The Pakistani Taliban have declared a cease-fire to encourage nascent peace talks with the government, a senior commander said, a move that appears to show the deadly group's willingness to strike a deal.
It was unclear Tuesday whether all the militants claiming to be under the Taliban banner would obey the directive, which the commander said had been in effect for a month. The Pakistani Taliban are believed to be divided into many factions. There has also been significant militant violence in the country in recent weeks.
Hours after the Taliban announcement, state-run Pakistan Television quoted Interior Minister Rehman Malik as saying that the government had not held formal talks with the Taliban.
"But if the Taliban has announced a cease-fire, we welcome it," it quoted Malik as telling reporters in the southwestern city of Quetta.
The Pakistani Taliban, allied with al-Qaida and based in the northwest close to the Afghan border, have been behind much of the violence tearing apart Pakistan over the last 4 1/2 years. At least 35,000 people have been killed in guerrilla attacks and army offensives.
The Taliban want to oust the U.S.-backed government and install a hardline Islamist regime. They also have international ambitions and trained the Pakistani-American who tried to detonate a car bomb in New York City's Times Square in 2010.
The United States, which has pounded the Taliban with missiles fired by drones, wants Pakistan to keep the pressure on insurgents and would likely be concerned about any effort to strike a deal. Many of America's fiercest foes in Afghanistan _ as well as al-Qaida operatives from around the world _ live alongside the militants in the Pakistani region of North Waziristan.
The commander said the cease-fire was valid throughout the country.
"We are not attacking the Pakistan army and government installations because of the peace process," he said late Monday. The commander is close to Hakimullah Mehsud, the leader of the Pakistani Taliban. He spoke on condition of anonymity because he was not the official spokesman of the insurgent network.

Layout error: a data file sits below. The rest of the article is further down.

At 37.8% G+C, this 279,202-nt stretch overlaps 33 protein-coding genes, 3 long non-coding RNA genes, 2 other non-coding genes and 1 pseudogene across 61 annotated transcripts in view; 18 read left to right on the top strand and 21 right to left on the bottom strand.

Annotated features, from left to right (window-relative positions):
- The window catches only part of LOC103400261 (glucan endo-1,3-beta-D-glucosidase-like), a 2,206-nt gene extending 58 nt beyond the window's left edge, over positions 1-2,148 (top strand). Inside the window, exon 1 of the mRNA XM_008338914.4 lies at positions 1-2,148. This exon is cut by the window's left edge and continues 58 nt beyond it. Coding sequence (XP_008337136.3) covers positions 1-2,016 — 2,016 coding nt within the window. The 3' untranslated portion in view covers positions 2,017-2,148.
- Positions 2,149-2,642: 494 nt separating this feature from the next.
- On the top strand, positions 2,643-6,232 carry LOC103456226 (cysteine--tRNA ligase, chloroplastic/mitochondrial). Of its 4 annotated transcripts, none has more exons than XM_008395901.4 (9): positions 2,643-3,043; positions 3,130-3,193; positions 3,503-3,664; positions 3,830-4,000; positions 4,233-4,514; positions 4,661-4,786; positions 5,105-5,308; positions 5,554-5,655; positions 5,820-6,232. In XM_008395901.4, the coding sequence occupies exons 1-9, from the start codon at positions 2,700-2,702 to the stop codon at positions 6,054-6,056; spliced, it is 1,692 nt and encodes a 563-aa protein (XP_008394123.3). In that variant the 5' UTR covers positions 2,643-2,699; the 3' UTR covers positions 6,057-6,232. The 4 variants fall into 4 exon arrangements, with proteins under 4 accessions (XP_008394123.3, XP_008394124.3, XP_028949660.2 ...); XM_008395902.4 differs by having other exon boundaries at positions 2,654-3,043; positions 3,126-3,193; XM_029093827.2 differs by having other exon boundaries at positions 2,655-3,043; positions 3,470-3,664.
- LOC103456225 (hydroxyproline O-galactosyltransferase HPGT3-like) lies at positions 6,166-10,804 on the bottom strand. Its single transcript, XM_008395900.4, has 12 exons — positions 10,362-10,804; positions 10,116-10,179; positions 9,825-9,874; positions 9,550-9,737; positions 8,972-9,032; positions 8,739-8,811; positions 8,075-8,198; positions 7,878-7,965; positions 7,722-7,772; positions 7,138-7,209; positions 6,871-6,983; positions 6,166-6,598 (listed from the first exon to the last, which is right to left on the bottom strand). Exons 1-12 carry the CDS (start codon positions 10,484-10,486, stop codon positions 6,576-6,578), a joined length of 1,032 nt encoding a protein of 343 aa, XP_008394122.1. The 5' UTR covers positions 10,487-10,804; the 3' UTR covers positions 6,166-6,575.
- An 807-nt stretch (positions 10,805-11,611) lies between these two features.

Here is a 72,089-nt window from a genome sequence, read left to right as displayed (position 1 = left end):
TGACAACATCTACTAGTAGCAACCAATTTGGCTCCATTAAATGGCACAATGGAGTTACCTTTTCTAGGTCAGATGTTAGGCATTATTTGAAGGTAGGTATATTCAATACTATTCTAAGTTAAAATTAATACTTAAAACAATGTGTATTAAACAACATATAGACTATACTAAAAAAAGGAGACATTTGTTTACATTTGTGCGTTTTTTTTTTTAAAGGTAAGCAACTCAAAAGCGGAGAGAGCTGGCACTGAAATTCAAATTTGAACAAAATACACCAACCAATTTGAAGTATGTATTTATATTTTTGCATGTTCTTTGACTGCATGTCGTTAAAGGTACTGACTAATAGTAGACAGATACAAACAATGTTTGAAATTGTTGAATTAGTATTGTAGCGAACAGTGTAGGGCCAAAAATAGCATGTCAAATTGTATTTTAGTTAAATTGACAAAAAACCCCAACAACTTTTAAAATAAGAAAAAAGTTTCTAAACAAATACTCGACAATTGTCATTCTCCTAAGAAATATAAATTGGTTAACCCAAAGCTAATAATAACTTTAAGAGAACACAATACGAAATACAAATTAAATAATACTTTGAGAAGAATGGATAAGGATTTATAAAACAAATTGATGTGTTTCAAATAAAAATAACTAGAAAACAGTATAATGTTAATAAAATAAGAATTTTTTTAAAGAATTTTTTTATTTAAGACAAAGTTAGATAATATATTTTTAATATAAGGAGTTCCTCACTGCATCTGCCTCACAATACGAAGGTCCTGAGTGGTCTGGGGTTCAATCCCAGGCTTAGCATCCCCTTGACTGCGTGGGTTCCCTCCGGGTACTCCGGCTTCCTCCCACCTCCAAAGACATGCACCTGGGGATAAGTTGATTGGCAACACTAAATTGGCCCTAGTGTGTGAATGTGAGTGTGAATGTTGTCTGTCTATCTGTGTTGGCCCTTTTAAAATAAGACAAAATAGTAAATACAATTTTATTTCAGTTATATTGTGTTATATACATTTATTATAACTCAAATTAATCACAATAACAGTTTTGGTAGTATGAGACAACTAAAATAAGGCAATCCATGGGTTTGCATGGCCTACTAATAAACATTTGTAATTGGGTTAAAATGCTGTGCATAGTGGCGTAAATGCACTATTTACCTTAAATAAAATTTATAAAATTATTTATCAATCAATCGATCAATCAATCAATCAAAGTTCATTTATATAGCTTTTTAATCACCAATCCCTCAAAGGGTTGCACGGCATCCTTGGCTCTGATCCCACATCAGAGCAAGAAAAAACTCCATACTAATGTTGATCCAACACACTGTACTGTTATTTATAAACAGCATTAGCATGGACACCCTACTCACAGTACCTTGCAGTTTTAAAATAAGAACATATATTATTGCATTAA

His statement adds credence to announcements by anonymous Taliban and intelligence officials that government intermediaries recently met with Taliban commanders to talk about a possible peace deal. The government has not officially commented, and the army denied Tuesday it was involved in any talks.
Much remains unclear about the nature of the reported talks and their potential. Both the army and the militants have previously engaged in misinformation. Some reports have said any deal would cover only one region in the northwest, South Waziristan, but could be extended.
Pakistan has cut deals with militant factions in the past, several of which quickly broke down after giving the insurgents time to regroup.
Army offensives against the Taliban are unpopular among many Pakistanis, many of whom view the militants as misguided Muslim brothers rather than terrorists. Right-wing and Islamist parties that support their aims have long called for a peace deal.
This view appeared to get traction in September when government leaders, opposition politicians and other national figures met in Islamabad and produced a vague resolution in support of peace moves with militants. Despite this, the government's official line is that they will talk only with militants who lay down their arms.
Mohammed Amir Rana, director of the Pak Institute for Peace Studies, said the cease-fire announcement was an indication that "the peace process is starting," saying it could fulfill a government condition for talks. But he also advised caution, noting "the Pakistani Taliban has many factions and it's not clear who is behind this."
"The situation will come clear in the coming days," he said.
Associated Press Writer Chris Brummitt in Islamabad contributed to this report.